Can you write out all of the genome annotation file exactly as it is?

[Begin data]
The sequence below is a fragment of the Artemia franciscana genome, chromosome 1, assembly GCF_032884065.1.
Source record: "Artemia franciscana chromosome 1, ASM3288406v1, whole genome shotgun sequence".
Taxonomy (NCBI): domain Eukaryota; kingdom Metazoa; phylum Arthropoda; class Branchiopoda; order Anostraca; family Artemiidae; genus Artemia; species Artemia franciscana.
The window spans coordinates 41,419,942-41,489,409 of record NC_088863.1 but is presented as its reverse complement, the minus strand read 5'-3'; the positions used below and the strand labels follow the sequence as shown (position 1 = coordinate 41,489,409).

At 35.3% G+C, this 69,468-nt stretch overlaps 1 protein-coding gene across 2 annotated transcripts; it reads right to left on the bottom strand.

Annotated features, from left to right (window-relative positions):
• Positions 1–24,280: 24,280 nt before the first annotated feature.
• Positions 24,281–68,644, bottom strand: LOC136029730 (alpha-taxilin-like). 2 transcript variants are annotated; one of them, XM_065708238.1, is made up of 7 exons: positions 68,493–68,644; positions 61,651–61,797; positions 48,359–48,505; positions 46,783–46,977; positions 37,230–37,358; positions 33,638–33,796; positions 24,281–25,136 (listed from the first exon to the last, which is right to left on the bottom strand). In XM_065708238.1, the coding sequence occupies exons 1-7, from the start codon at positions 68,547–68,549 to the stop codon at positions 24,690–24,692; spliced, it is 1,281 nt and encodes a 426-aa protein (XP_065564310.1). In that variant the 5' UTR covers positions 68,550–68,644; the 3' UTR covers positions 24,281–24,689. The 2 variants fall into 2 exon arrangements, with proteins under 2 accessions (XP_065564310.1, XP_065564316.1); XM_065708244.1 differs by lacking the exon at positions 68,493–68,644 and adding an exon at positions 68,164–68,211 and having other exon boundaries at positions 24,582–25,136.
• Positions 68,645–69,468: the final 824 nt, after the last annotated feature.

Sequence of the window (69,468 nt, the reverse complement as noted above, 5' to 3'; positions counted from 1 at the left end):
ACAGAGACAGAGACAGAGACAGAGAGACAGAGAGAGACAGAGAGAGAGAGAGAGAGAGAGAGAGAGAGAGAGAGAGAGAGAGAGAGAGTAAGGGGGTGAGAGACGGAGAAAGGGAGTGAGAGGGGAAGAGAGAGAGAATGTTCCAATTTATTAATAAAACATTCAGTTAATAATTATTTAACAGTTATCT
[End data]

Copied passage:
The sequence below is a fragment of the Artemia franciscana genome, chromosome 1, assembly GCF_032884065.1.
Source record: "Artemia franciscana chromosome 1, ASM3288406v1, whole genome shotgun sequence".
Taxonomy (NCBI): domain Eukaryota; kingdom Metazoa; phylum Arthropoda; class Branchiopoda; order Anostraca; family Artemiidae; genus Artemia; species Artemia franciscana.
The window spans coordinates 41,419,942-41,489,409 of record NC_088863.1 but is presented as its reverse complement, the minus strand read 5'-3'; the positions used below and the strand labels follow the sequence as shown (position 1 = coordinate 41,489,409).

At 35.3% G+C, this 69,468-nt stretch overlaps 1 protein-coding gene across 2 annotated transcripts; it reads right to left on the bottom strand.

Annotated features, from left to right (window-relative positions):
• Positions 1–24,280: 24,280 nt before the first annotated feature.
• Positions 24,281–68,644, bottom strand: LOC136029730 (alpha-taxilin-like). 2 transcript variants are annotated; one of them, XM_065708238.1, is made up of 7 exons: positions 68,493–68,644; positions 61,651–61,797; positions 48,359–48,505; positions 46,783–46,977; positions 37,230–37,358; positions 33,638–33,796; positions 24,281–25,136 (listed from the first exon to the last, which is right to left on the bottom strand). In XM_065708238.1, the coding sequence occupies exons 1-7, from the start codon at positions 68,547–68,549 to the stop codon at positions 24,690–24,692; spliced, it is 1,281 nt and encodes a 426-aa protein (XP_065564310.1). In that variant the 5' UTR covers positions 68,550–68,644; the 3' UTR covers positions 24,281–24,689. The 2 variants fall into 2 exon arrangements, with proteins under 2 accessions (XP_065564310.1, XP_065564316.1); XM_065708244.1 differs by lacking the exon at positions 68,493–68,644 and adding an exon at positions 68,164–68,211 and having other exon boundaries at positions 24,582–25,136.
• Positions 68,645–69,468: the final 824 nt, after the last annotated feature.

Sequence of the window (69,468 nt, the reverse complement as noted above, 5' to 3'; positions counted from 1 at the left end):
ACAGAGACAGAGACAGAGACAGAGAGACAGAGAGAGACAGAGAGAGAGAGAGAGAGAGAGAGAGAGAGAGAGAGAGAGAGAGAGAGAGTAAGGGGGTGAGAGACGGAGAAAGGGAGTGAGAGGGGAAGAGAGAGAGAATGTTCCAATTTATTAATAAAACATTCAGTTAATAATTATTTAACAGTTATCT